Editorial page

Wednesday, February 02, 2000

Waste not, want not

You can bury it, burn it or ship it away, but the fact is, we create too much garbage.

Many Yellowknifers have known that for years. A public meeting last week was just the latest step along a journey that began in 1989.

Even with baling waste, shipping 200,000 kilograms of recyclables and 50,000 litres of waste oil to Edmonton each year, we bury 26,000 cubic metres of garbage every year. At the current rate, the city landfill has room enough for eight more years of waste.

The true solution is not to build a bigger landfill, or spend millions on an incinerator, but to reduce the volume of waste. We must not create so much garbage in the first place. Until industry is truly geared to recycling, it will not take back the volume of materials it creates. Reusing some items can help -- but an object was likely discarded in the first place because it was more convenient to replace than repair.

Reduction means education. We, as consumers, must understand the impact we have on the environment. Burying our garbage just leaves the problem to future generations.

Formation of a community-based committee to address the problem is an important first step. The city can also lead neighbourhood workshops on waste reduction and separating waste from recyclables.

Encouraging backyard composting and building a community compost can remove many organics from the waste stream. Civic leaders, in co-operation with the community, must also press territorial and federal government to strengthen and improve environmental stewardship programs. That could mean anything from deposits on bottles and cans to paint companies being responsible for collecting old, unused paint.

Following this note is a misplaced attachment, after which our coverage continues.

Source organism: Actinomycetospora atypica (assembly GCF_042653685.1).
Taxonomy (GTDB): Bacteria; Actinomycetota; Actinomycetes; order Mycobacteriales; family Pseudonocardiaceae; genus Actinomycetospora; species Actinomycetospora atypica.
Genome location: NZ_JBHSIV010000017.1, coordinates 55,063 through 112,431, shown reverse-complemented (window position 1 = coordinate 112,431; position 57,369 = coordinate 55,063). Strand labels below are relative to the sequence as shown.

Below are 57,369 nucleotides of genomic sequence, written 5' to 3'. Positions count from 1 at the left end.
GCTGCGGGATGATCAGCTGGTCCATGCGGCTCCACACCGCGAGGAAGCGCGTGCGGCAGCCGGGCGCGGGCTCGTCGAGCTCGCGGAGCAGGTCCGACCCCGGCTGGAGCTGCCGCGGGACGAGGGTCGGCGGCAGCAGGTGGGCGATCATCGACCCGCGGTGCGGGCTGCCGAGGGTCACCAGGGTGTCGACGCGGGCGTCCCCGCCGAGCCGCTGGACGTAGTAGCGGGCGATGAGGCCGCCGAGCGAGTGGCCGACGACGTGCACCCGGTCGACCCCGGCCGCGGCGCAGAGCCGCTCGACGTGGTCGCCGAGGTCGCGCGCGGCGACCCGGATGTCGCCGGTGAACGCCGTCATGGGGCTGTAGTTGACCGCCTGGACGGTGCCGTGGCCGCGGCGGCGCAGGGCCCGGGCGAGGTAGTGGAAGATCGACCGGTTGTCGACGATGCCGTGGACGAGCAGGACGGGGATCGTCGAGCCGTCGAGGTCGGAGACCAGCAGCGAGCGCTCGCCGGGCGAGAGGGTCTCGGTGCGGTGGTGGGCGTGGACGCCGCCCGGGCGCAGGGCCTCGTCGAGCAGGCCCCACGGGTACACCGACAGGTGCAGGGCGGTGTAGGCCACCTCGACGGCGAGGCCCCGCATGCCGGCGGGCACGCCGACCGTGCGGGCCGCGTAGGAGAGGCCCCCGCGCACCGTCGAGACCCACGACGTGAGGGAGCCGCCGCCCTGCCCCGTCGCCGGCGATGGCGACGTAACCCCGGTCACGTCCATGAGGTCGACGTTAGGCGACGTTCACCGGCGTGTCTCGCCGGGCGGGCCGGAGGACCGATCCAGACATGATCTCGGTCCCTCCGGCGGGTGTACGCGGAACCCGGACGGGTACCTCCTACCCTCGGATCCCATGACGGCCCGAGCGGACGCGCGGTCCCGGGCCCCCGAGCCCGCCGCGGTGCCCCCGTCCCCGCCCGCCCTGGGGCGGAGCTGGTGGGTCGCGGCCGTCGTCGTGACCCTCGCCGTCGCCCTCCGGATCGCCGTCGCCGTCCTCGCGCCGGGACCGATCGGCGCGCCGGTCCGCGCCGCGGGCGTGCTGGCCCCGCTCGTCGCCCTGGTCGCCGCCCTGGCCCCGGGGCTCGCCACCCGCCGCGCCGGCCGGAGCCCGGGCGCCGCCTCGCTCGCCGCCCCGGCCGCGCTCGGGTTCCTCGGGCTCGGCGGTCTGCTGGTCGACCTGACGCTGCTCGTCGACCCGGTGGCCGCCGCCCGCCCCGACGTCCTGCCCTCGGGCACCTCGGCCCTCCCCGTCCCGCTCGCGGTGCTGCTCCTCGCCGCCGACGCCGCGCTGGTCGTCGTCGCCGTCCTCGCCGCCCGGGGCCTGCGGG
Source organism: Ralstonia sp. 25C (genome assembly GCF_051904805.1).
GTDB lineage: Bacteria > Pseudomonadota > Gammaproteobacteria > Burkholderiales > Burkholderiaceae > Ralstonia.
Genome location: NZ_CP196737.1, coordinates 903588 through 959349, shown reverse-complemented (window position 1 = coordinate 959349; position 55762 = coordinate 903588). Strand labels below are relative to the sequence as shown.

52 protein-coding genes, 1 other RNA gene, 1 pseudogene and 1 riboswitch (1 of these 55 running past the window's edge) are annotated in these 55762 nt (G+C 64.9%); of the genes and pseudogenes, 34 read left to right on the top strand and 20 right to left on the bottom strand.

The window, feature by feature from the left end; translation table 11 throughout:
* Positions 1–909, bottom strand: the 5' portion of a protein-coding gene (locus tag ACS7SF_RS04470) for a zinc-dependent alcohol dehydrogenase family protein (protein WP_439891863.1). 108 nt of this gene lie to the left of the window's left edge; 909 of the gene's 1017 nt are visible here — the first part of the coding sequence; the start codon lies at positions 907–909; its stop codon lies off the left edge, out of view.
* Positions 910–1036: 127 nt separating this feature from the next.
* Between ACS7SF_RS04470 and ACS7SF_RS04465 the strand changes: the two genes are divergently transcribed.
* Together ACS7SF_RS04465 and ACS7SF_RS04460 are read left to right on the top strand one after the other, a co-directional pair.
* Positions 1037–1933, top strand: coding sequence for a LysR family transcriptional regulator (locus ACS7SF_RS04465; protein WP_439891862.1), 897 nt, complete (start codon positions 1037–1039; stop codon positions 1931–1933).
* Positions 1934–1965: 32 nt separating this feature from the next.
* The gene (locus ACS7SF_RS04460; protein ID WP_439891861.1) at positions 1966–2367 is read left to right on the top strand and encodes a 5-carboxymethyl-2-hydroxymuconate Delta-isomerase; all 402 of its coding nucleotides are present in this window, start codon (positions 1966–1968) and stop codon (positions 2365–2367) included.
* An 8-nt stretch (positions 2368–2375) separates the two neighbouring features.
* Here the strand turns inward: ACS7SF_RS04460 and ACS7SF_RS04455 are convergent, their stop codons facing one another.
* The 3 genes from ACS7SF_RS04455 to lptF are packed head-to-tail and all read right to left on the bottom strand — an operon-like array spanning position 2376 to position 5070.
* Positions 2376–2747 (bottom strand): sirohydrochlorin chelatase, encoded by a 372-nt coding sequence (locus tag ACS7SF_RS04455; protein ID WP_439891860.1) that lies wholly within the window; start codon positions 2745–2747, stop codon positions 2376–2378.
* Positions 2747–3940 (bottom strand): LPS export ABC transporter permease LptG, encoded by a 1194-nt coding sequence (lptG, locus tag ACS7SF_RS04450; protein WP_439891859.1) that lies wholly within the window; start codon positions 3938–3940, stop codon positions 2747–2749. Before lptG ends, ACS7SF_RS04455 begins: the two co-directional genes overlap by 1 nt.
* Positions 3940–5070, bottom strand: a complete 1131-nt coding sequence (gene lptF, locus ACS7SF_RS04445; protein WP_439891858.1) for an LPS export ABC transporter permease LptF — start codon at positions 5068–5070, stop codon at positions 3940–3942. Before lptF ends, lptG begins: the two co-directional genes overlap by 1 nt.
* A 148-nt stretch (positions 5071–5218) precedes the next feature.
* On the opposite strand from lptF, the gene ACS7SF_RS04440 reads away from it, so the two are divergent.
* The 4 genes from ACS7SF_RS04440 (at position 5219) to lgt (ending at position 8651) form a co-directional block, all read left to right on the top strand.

People will still need subtle encouragement to reduce waste. That will mean improved access to drop-off centres for recyclables, moderate tipping fees for dropping household garbage at the dump and even curbside bag limits.

Time to talk

We can't see anything but good coming from upcoming mediation talks over the third-party lawsuit launched by the WCB relating to 1992's deadly blast at Giant mine.

The WCB is acting on behalf of the families of the nine workers who died in the explosion. While the board has already paid widows the usual benefits and pensions allowed, it is seeking an additional $34 million for the families of the dead miners.

With a staggering number of defendants -- there's 28 in all, including everyone from the former owner of the mine, Peggy Witte, the then minister of Safety and Public Service Tony Whitford, to former workers who are now laid off from the mine -- the civil action isn't anywhere close to being resolved after five years.

Mediation is a chance to get both sides closer together towards a resolution that, regardless of the arguments of both sides, all parties clearly deserve.

If there's a will...

As a public policy planning tool, speculating the possibilities is not much good.

Yellowknife Chamber of Commerce has asked the city to see what would happen if property taxes were cut by 10 per cent.